May 21, 2008

Son of Rambow

Let's go get some evildoers!

Grade: B
Director: Garth Jennings
Starring: Will Poulter, Bill Milner, Jules Sitruck, Charlie Thrift, and Jessica Stevenson
MPAA Rating: PG-13

Running Time: 1 hour, 36 minutes

The happiest revelation in the British import Son of Rambow is that there is a lot more going on beyond its banal title and wispy premise. Brought to you by the filmmaking team of Hammer & Tongs (The Hitchhiker’s Guide to the Galaxy, and whether that’s good or bad news is a matter of taste), a grade school odd couple embarks on a mission to film the titular, ultra-amateur sequel to First Blood.

Will (Bill Milner) is a cherub-faced, fatherless moppet whose mother belongs to an ascetic religious sect that stifles Will’s nascent creativity, epitomized by the colored doodles scribbled in the margins of his Bible. Meanwhile, Lee (Will Poulter) is a chain-smoking, parentless miscreant being raised by his detached yet domineering older brother and earning his keep making and selling bootleg movies out of his garage.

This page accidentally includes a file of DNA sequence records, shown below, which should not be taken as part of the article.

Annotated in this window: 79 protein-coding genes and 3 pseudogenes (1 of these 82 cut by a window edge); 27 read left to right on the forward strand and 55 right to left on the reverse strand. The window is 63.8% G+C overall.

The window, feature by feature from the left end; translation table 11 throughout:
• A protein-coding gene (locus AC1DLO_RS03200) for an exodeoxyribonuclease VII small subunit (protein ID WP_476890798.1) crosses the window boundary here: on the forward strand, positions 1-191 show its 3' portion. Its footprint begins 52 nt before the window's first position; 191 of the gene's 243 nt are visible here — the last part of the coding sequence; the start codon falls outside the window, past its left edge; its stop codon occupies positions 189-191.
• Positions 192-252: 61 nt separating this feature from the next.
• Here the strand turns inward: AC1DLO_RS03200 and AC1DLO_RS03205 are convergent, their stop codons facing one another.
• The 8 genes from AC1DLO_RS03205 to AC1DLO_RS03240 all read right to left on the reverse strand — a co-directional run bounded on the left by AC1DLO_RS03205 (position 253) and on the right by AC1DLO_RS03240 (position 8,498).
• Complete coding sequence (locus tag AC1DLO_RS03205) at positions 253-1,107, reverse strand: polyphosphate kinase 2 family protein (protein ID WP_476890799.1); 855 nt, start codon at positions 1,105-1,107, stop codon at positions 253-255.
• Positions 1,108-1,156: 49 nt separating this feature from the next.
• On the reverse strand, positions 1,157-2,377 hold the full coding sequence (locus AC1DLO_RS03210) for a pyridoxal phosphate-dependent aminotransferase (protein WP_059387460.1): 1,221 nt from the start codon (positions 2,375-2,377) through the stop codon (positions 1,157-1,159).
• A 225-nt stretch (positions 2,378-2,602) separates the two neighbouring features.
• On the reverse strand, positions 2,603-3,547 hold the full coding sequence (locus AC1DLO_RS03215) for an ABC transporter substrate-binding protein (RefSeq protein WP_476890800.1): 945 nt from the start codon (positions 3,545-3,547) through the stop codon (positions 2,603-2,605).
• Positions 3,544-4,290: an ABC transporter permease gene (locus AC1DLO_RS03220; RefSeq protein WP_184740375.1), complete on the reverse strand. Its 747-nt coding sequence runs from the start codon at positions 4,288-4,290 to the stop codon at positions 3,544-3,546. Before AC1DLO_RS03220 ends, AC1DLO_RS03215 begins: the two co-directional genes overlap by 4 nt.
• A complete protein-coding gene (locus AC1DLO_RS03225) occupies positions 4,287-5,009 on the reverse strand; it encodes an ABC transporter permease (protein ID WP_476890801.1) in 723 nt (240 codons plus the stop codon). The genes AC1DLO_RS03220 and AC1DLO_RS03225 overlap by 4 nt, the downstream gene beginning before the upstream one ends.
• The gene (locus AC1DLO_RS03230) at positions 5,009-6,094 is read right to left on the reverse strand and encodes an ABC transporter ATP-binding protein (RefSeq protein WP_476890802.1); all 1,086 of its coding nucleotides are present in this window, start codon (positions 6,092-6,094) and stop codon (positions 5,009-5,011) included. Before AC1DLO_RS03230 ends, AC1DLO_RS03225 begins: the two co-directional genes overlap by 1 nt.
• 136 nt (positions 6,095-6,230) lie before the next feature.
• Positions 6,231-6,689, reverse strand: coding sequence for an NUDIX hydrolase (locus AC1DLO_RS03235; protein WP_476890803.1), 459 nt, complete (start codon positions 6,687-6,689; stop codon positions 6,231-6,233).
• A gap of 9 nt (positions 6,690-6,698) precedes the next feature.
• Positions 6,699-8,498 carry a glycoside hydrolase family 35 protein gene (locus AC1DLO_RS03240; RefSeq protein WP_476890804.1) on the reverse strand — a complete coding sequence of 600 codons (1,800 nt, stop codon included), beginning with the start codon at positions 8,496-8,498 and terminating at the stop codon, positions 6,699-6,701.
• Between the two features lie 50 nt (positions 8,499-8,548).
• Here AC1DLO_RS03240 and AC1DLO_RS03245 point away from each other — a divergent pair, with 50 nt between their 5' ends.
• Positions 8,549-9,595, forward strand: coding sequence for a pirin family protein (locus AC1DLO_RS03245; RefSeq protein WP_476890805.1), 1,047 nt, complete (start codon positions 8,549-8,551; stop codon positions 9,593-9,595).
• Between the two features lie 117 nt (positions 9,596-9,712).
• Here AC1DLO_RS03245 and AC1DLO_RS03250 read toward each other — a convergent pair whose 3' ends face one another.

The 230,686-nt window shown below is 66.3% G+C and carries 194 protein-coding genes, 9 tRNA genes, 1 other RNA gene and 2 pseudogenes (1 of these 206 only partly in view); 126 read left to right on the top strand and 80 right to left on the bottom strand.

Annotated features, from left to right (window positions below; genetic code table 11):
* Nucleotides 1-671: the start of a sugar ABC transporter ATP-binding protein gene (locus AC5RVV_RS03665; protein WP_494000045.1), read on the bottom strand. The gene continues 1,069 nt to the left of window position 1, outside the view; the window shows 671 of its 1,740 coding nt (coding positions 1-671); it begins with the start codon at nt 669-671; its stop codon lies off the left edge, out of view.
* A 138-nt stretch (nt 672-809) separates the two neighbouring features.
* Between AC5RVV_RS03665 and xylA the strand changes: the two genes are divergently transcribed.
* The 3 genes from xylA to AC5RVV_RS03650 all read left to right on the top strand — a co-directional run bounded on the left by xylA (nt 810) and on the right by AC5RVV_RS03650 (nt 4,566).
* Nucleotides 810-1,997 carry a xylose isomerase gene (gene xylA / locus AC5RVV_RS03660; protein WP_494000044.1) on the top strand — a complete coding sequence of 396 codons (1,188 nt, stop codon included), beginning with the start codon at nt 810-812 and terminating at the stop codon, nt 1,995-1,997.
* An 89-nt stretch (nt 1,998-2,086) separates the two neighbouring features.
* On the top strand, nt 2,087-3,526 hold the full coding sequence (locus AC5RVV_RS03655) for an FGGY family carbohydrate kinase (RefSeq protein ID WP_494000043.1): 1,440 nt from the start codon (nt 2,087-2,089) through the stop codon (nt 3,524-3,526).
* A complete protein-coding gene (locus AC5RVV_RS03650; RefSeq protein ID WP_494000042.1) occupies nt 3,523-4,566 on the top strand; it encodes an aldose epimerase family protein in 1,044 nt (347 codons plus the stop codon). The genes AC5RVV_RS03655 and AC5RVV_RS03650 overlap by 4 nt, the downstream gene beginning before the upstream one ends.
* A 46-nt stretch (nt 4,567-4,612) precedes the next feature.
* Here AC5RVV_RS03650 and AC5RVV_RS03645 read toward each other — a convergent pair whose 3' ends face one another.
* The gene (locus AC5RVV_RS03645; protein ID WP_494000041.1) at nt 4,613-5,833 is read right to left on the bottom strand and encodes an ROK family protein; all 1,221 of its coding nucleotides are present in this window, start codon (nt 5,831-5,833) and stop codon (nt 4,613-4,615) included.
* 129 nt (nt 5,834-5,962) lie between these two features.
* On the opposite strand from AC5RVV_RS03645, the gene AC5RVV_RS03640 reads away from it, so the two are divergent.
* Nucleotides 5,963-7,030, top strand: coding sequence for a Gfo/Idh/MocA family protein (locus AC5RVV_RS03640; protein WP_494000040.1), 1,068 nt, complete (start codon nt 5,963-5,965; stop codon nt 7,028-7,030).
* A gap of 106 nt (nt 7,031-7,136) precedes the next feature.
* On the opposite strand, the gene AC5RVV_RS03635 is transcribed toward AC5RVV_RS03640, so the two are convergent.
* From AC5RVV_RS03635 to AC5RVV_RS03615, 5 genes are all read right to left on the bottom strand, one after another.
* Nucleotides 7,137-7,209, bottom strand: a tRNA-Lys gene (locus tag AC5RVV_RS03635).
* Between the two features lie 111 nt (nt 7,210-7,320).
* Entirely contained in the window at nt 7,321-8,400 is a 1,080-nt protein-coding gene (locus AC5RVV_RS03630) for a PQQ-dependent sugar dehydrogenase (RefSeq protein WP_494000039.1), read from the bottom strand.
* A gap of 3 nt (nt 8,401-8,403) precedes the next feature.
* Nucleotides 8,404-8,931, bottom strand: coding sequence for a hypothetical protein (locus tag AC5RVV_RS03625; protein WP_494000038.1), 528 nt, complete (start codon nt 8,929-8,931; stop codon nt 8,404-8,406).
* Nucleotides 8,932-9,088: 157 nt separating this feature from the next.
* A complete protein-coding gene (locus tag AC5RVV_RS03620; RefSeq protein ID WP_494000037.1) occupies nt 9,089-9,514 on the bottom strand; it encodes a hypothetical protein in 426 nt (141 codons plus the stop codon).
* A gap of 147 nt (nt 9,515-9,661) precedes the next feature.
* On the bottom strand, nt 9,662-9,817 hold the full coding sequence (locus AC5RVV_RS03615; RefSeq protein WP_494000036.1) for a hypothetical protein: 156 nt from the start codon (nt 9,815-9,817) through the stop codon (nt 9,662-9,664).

The nebbish Will is seen as an easy mark for Lee’s renowned delinquency. However, desperate for friendship and perhaps suffering from a bout of Stockholm Syndrome, Will converts the lemon of Lee’s bullying into the lemonade of attention and (albeit conscripted) companionship. Taken aback by Will’s uncommon response, Lee reciprocates camaraderie toward the first person in a long time who actually wants to hang out with him by making him his figurative and literal blood brother. Will’s fortuitous exposure to a pirated VHS copy of First Blood unleashes his inner auteur, and soon he is lying to his mom and skipping prayer sessions so he and Lee can shoot their homespun Rambo redux.

Writer-director Garth Jennings packages a satisfying coming-of-age story with acute insights on the joys of childhood discovery, the struggle to realize one’s artistic vision, and both the perils and artificiality of celebrity. The foremost illustration of the latter point is Didier (Jules Sitruk), a French exchange student oozing an ubër-hip mystique that alters the school’s entire cultural landscape but whose potency ultimately proves merely a matter of perspective.

Some of Jennings’ visual preferences are suspect, especially several animated sequences that are too sloppy and far removed from the essentially harsh reality on display. And, he owes more of a debt of influence to Wes Anderson and Michel Gondry than to any Sly Stallone actioner. However, the two young, brilliant leads, nimble integration of 1980s’ Euro pop-culture fads and musical touchstones (Duran Duran, The Cure, and Depeche Mode figure prominently), and just enough biting wit to give the film some teeth enhance a lovely fable that is alternatively amusing, saddening, affecting, and inspiring.

Neil Morris

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